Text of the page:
"Two new Internet technologies, Weblogs and RSS (Real Simple Syndication), are redefining the way students and teachers use the Internet, turning them from mere readers into writers to the Web as well, and making it easier to filter and track the ever-growing number of resources coming online each day. In fast-growing numbers, educators across the country and throughout the world are finding just how powerful this new interactive Internet can be." - Richardson W, "Blogging and RSS — The "What's It?" and "How To" of Powerful New Web Tools for Educators", (2006)

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A weblog, or blog for short, is a type of website where entries are made (such as in a journal), displayed in a reverse chronological order.(Wikipedia). Typically they are personal and informal in style either providing commentary or news/information on a particular subject, acting as a discussion community, or functioning more as personal online diaries. A typical blog combines text, images, and links to other blogs, web pages, and other media related to its topic. While most blogs are primarily text based some focus on photos particularly those uploaded from mobile devices (moblogs), audio (podcasts) or video (vblogs)

weblog + RSS = Blog

16px-Feed-icon.svg.png XML.gif RSS.gif

Weblogs as they emerged in the late 1990’s were little more than web forums which where updated by their authors and commented upon by their subscribers. The defining moment for the emergence of the blog is RSS. Depending on who you talk to RSS strands for Really Simple Syndication, Rich Site Summary or RDF Site summary. RSS is a syndication and distribution model which allows users to subscribe to their favorite blogs using what is referred to as an aggregator or feed reader. Aggregators funnel the content for a large number of web services such as blogs into one central location. This frees the user from having to visit every website to check for new posts and/or read the content; rather the content is send to their feed reader for their review.

Since 2003, RSS has expanded far beyond blogs and now forms the connecting fabric of a wide array of web2.0 services, providing the conduit for information flows between distributed networks. Content syndication or the re-use of information from others on the network, often characterised as mash-ups, is what sets web2.0 services apart from the preceding phase of the web, comprising static pages linked by url’s.

In this sense RSS is intrinsically collaborative as it allows information to be endlessly re purposed anywhere on the network. As educators within learning networks we need to learn how to utilise the power of rss to connect and collaborate with our learners.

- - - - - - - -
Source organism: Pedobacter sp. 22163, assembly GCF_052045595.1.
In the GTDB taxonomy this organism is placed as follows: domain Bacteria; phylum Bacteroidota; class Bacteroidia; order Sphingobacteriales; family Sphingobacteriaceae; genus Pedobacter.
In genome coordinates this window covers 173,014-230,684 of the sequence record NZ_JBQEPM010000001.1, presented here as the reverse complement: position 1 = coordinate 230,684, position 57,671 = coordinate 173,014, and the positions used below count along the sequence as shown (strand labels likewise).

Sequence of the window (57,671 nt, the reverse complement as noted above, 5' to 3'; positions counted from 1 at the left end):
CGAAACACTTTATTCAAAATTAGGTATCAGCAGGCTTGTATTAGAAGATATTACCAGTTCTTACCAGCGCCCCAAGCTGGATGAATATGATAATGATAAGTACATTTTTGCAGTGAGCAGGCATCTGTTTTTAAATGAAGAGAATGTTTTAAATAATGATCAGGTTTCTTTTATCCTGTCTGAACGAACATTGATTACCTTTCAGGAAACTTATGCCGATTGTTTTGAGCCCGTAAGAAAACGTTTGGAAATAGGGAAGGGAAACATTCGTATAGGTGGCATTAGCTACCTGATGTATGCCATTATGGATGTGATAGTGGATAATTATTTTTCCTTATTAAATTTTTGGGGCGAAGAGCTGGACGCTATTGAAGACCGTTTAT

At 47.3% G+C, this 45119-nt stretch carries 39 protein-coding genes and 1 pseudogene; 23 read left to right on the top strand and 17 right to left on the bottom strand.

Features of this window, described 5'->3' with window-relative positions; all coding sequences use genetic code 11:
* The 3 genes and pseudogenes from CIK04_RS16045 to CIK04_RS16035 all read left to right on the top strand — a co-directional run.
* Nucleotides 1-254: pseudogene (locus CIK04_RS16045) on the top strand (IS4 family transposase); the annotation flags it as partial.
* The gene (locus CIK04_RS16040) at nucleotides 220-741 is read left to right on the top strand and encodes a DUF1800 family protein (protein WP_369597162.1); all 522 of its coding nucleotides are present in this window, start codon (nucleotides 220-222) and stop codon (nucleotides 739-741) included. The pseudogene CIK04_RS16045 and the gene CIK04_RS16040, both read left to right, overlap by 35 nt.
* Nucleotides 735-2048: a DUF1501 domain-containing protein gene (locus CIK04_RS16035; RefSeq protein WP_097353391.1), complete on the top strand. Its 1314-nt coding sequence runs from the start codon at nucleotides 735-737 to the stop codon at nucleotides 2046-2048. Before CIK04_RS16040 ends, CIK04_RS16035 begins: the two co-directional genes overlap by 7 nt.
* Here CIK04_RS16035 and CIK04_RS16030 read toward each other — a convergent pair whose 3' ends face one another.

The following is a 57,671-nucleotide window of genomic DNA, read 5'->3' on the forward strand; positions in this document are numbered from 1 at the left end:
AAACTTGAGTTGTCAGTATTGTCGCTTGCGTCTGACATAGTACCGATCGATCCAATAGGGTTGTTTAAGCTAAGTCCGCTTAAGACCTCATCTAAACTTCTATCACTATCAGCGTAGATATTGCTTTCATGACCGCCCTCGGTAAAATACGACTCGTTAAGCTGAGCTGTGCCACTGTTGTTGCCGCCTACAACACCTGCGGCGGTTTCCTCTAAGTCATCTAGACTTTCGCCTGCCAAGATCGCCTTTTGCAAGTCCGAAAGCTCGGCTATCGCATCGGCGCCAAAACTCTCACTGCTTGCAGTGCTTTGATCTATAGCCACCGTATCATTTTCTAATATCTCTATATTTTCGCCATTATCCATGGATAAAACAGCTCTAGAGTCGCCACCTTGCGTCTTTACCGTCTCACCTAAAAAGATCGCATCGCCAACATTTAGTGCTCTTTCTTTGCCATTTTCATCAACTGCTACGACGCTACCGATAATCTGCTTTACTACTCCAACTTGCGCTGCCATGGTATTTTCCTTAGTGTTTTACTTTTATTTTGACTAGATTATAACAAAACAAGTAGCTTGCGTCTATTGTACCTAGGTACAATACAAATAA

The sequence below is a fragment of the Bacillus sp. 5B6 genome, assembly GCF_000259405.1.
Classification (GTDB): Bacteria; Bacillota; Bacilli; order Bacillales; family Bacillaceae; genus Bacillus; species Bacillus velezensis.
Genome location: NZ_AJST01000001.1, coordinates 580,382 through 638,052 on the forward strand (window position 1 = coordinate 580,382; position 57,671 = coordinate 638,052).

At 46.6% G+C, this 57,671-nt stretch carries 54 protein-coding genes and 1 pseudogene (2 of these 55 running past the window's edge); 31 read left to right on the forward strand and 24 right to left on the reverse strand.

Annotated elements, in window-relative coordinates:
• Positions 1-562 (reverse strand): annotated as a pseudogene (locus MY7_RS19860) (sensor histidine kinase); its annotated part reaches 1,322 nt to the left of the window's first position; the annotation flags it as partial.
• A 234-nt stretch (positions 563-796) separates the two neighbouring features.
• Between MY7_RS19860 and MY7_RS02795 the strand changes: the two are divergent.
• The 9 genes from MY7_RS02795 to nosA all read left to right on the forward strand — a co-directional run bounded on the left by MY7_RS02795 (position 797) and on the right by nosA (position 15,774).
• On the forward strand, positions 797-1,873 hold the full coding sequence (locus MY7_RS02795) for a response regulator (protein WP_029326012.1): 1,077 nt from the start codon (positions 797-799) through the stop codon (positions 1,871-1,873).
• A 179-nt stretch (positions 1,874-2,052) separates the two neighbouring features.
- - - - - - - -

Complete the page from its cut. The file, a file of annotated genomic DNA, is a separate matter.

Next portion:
For example, the content below is originates from the social bookmarking service It comprises an rss feed derived from the tag RSS such that everytime a user tags a site with rss it will appear in this window of the most recent 5 taged sites.

The latest 5 resources tagged in with "rss"

    A news reader is a tool for aggregating RSS feeds from multiple sources and displaying them in one place.

    Types of News Readers/Aggregators

    Sean Fitzgerald, "Social Software Tools and their Application in VET Teaching & Learning", 2006

    Links and Resources

    * RSS: A Quick Start Guide for Educators (pdf) from Will Richardson

    Sample educational blogs:

    The latest 5 resources tagged in with "blogging"

      Blogger activity
      1. Go to and set up an account. Add some detail to your PROFILE.
      NOTE - Any blog address of the type http:// {name] indicates a Blogger blog and requires registration for commenting as well as for blog ownership.

      2. Go to and leave your thoughts as a comment on Robyn’s post (note – this is a Wordpress blog that does not require any form of registration)

      3. Visit some of the blogs listed on the wiki page above

      How is the blog used?
      How many people post to it?
      What features (widgets) have been added to the template to increase functionality and connectivity?
      How many comments do you see on posts?
      Why do you think this might be?

      4. If interested, return to and set up your own blog.
      Choose a template that you like
      Do your first post – try out the formatting features and find how to upload an image.
      Note that Blogger blogs have two points of entry:
      a) where you go to post, edit and change your profile
      b) Your blog address which is the public face of your blog – this is the address you give to friends
      If you do a post and view your blog but want to make changes you must return to , click on your blog, the EDIT POSTS tab, and the EDIT button next to the post to make the changes. REPUBLISH your post and refresh your blog page after viewing.

      Uses in education
      • capturing student critical reflections and processes over time allowing comment from teacher and peers